– Nonfiction by Cynthia Hunter –
Second Place Winner of the 2020 Dreamers Stories of Migration, Sense of Place and Home Contest.
The room is small, jail-like, with windows high in one wall. The air is humid. Breathing requires deep heavy intakes of energy. The bits of daylight filtering through from outdoors feel as artificial as the activity taking place here.
There are only two babies so far, both fretful with fevers. They are clothed in matching fleece outfits despite the sweltering temperature outside. I am sweating in a sleeveless sundress. Perspiration dots the forehead of every person in this room.
The door opens. The second round of babies have arrived. This is our orphanage, and my heart lurches as sobbing infants are carried in one by one in the arms of their nannies. Their tear stained faces howl with round, wide open mouths as they are passed to waiting parents.
Each baby’s name is announced loudly before she is brought into the room, but I can not hear anything except the crying. The babies have no experience with pale faced adults, half of them male. We have been sharing five month old photographs among ourselves for three days now, but I can not recognize any of the babies. They are all smaller, thinner and more anguished than any picture we have seen.
There are twelve couples, and me, in this room. I have lost track of how many babies have been carried in. When I look around, every couple has someone screaming and twisting in their arms.
I keep my eyes on the door, but time passes and no one else comes. Our interpreter, Lee, talks to the guard at the door. She approaches me, saying, “Wait. It won’t be long.”
I don’t want to wait, but there is nothing else I can do. I have been waiting over a year already, through long months fighting against breast cancer, and the possibility of losing my baby. I won, so really another few minutes is irrelevant, but they stretch out forever until my heart begins to crack with imagined scenarios of loss.
The door opens for the last time. She is here, not crying, just looking around at all the others, wondering at their sobbing. When the nanny brings her close, I see that she is so very tiny, but her arms reach out to me without hesitation. She laughs, a throaty, hoarse sound far larger than her body. I take her into my arms, and she fits perfectly.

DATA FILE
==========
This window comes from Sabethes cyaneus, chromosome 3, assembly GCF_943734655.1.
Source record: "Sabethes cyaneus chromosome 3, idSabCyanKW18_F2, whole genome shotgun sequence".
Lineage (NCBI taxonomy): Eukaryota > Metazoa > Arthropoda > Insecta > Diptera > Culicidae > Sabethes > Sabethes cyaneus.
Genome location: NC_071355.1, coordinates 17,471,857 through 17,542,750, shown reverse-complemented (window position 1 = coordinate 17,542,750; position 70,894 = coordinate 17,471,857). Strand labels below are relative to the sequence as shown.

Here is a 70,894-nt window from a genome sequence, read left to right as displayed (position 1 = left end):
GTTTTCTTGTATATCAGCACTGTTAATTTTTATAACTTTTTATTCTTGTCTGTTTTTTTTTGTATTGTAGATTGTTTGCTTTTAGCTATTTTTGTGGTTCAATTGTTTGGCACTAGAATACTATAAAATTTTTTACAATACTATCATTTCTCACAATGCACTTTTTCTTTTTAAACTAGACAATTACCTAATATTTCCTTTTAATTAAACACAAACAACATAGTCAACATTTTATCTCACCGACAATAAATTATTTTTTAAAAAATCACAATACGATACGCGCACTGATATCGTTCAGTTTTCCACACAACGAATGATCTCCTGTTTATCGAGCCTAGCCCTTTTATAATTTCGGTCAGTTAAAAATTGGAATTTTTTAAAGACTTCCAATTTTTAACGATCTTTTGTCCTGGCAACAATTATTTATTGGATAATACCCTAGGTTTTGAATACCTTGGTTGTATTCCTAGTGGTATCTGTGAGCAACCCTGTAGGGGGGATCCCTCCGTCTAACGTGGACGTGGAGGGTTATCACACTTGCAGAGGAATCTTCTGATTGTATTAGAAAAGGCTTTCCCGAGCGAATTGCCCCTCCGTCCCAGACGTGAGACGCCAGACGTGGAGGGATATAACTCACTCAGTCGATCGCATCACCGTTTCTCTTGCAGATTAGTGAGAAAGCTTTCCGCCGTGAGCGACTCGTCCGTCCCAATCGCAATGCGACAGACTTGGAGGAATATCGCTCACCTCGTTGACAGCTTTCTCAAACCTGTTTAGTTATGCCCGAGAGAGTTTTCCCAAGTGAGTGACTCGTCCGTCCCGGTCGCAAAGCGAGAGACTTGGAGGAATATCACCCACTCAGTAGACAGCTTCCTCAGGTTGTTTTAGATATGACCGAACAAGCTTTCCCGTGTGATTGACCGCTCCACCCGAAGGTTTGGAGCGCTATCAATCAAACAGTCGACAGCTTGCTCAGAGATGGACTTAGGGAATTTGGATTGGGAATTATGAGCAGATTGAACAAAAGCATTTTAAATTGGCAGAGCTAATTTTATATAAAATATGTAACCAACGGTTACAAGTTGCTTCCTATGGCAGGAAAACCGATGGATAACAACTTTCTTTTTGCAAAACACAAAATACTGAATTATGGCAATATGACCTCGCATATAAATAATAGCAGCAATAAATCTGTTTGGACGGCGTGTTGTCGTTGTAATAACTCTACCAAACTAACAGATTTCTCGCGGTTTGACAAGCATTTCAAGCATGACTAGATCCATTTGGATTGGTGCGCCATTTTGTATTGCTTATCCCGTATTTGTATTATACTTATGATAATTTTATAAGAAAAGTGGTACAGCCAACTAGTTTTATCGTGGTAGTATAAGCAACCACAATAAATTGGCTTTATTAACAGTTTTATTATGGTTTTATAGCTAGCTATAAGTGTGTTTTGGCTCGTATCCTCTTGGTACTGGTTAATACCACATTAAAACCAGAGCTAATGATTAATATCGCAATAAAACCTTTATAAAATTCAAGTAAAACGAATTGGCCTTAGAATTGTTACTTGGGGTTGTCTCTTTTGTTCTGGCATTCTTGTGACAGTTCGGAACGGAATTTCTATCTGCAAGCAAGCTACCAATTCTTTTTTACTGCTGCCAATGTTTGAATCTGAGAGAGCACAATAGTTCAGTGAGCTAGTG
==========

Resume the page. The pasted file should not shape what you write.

She gazes at me with liquid dark eyes, trying to decide whether she likes me or not. She touches my face, as I tell her, “I am Mommy.” I wonder if she can even hear my words with all the chaotic noise.
Her fuzzy pink sleeper is on backwards twisting around her thin legs awkwardly. Her hair is shaved back from her forehead, a sign that she has come from the hospital. I learn this later tonight from Lee, when she tells me I almost did not get my promised baby. She has just recovered from pneumonia, only pronounced healthy enough yesterday to come on the two hour bus ride.
She weighs less than my cat at home, but she is warm and snuggly. She decides that maybe she should cry some too, and tears start to wet my shoulder. She is holding on tightly even as the sobs come. I find her a baby cookie. She gums the arrowroot until it is a soggy mess, then offers me some. I pretend to eat, and she is laughing again.
I am not oblivious. In these sweet moments, my happiness hinges on another woman’s sorrow. What must it be like to carry a child knowing for nine months that birthing a girl is unfeasible? How will I one day convince my daughter that she was truly loved, when the only proof I have is that she is alive, not dead?
In later years, when news of baby trafficking emerges, marring China’s adoption record, my daughter’s anger will be so encompassing, she will have no way to contain it. I will be powerless to help her find a sense of equilibrium about her past. The pain will be immense and seemingly endless.
This heartbreak does not take place until twenty years in the future. In-between will be the years filled with laughter, love, and being together through days and days that overflow with the simple contentment of being a family.
On this first day in 1999, with the noise of twelve other sad babies around us, there is just my daughter, happy here, with me. Whatever the future is going to bring for us, this is a blessed day – here – right now.
About the Author – Cynthia Hunter
Cynthia Hunter retired in 2019 from a 33 year career in education. As a teacher, one of her favourite subjects was teaching writing to her students. With her newfound time, she decided to revisit her own love of writing. She enjoys penning short stories, poems and skits for both adults and children, and also, working on her new blog, smalldolladventures.ca, where she tries to integrate her love of writing with her hobbies of doll collecting and crafting.
**This story by Cynthia Hunter received second place in the 2020 Dreamers Stories of Migration, Sense of Place and Home Contest.
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